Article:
* Mr. Balfour has submitted to this endless task, and produced a book, to answer which will require all the powers of all the clergy in Christendom. Universalists and all others should become acquainted with this most unanswerable performance.

"Who, for example, would render the words of the venerable patriarch Jacob, Gen. 38: 35, when he was deceived by his sons into the opinion that his favourite child, Joseph, had been destroyed by a wild beast, I will go down to HELL to my son mourning? or the words which he used, ch. 42: 38, when they expostulated with him about sending his youngest son Benjamin into Egypt along with them, Ye will bring down my grey hairs with sorrow to hell? Yet, in both places, the word in the original, is sheol, and in the version of the Seventy, hades."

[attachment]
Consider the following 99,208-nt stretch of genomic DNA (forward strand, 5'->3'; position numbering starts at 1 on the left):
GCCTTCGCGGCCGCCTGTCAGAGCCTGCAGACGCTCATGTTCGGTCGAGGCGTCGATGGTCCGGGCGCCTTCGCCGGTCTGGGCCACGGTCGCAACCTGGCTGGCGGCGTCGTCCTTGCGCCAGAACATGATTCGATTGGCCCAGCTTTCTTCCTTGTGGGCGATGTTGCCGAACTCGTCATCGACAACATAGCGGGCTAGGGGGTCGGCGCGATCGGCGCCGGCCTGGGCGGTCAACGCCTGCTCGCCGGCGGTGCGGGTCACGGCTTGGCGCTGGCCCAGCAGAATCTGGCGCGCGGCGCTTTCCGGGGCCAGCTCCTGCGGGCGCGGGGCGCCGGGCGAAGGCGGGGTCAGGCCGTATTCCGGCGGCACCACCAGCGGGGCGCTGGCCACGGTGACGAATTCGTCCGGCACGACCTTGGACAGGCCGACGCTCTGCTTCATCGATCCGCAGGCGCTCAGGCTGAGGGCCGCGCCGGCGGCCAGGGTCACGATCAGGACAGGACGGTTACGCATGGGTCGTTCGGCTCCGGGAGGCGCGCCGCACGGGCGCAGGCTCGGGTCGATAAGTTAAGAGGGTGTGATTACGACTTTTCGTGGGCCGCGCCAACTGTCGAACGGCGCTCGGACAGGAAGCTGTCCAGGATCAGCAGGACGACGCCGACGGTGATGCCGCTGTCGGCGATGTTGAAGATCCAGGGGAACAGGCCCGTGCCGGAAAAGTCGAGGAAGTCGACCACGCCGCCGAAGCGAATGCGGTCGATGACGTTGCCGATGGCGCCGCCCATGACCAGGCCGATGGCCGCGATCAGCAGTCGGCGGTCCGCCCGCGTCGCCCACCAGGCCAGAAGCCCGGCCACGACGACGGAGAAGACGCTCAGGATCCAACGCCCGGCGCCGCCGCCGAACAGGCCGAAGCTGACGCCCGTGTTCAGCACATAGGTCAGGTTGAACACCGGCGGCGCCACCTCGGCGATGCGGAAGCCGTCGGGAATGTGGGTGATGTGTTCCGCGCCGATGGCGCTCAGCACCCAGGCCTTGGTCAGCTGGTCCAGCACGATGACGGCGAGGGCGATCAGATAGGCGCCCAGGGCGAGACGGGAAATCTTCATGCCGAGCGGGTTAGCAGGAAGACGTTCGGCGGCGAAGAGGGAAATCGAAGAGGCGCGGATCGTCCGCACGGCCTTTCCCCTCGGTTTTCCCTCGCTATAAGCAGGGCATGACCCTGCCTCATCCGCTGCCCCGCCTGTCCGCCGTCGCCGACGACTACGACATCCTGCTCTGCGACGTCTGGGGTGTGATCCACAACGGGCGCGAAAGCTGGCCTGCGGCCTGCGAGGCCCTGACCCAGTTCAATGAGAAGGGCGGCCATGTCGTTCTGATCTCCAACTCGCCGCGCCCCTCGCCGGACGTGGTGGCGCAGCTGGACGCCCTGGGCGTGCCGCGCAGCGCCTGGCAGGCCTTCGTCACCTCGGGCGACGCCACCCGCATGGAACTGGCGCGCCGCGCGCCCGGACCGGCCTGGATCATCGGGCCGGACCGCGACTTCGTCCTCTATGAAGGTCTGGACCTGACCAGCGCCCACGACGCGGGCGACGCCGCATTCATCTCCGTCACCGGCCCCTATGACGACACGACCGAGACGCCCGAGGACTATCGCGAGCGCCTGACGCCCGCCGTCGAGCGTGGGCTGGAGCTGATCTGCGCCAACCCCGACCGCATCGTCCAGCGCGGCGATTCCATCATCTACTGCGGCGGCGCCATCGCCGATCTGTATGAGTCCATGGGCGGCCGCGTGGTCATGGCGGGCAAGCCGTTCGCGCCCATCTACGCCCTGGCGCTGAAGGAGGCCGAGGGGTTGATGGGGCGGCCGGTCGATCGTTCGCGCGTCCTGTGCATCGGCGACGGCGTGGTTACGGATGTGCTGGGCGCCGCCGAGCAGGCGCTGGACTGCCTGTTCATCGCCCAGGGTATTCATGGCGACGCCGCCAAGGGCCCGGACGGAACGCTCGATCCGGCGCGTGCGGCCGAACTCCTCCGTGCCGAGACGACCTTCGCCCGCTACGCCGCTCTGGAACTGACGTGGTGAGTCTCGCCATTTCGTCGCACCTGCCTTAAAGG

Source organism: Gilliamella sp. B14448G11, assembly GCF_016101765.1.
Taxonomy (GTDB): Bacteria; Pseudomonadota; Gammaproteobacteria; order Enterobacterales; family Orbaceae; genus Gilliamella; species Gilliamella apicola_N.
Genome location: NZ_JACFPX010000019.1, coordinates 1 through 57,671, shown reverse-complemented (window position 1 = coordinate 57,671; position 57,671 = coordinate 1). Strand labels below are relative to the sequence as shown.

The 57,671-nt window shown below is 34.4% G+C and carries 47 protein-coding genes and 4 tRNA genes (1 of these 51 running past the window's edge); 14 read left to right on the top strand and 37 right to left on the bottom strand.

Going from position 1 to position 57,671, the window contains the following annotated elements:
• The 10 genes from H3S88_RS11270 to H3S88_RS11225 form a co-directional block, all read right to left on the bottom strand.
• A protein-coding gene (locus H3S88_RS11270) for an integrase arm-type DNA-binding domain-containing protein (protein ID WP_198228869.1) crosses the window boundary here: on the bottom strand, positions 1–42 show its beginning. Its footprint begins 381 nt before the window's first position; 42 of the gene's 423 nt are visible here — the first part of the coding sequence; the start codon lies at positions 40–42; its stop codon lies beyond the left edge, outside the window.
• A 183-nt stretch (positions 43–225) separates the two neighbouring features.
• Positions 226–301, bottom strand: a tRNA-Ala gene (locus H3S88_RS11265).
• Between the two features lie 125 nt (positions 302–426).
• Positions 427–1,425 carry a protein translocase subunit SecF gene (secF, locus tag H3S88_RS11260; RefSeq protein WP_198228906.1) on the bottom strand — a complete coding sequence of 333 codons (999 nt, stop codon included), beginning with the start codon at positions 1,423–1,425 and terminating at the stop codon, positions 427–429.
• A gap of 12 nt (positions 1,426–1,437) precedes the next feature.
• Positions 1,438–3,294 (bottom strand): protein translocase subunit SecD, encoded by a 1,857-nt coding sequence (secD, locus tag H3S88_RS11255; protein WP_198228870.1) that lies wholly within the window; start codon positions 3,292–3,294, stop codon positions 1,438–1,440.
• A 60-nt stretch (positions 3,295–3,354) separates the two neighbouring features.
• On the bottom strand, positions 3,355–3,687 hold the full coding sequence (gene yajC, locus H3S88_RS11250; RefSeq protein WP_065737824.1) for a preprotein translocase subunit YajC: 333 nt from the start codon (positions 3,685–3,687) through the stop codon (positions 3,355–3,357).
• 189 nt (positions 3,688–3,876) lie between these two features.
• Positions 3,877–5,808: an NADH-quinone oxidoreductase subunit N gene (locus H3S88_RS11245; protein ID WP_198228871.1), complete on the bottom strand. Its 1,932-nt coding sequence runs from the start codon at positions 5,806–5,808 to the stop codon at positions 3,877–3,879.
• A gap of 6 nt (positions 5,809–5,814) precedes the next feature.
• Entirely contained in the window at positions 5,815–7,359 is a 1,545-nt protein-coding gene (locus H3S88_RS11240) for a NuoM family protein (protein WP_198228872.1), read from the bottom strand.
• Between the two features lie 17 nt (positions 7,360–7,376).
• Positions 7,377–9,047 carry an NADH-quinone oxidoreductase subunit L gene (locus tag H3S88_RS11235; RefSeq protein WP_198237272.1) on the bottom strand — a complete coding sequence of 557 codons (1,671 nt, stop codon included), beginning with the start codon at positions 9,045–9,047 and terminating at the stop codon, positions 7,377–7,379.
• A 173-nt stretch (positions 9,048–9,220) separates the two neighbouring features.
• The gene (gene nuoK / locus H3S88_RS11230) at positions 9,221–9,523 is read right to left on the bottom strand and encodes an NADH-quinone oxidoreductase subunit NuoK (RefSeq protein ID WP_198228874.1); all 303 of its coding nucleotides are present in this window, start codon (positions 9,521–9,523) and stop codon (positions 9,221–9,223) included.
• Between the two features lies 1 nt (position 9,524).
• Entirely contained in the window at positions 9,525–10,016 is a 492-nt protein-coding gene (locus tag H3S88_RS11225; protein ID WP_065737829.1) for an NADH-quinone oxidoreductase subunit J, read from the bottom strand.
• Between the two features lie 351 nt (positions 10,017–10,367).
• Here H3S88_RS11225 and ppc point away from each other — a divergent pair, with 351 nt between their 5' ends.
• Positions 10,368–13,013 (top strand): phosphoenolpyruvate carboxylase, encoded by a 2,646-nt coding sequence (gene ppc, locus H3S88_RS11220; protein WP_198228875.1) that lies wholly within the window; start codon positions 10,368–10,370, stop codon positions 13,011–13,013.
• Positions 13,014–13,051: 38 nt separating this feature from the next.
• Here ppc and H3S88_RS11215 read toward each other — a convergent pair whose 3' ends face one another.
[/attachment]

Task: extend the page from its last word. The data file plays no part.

Brief as these extracts are, they serve to show, that the passage under examination, whether used in a literal or figurative sense, has no reference to a future state, nor does the context warrant such an application. With what views you have quoted this passage, calculated to mislead those who seldom examine for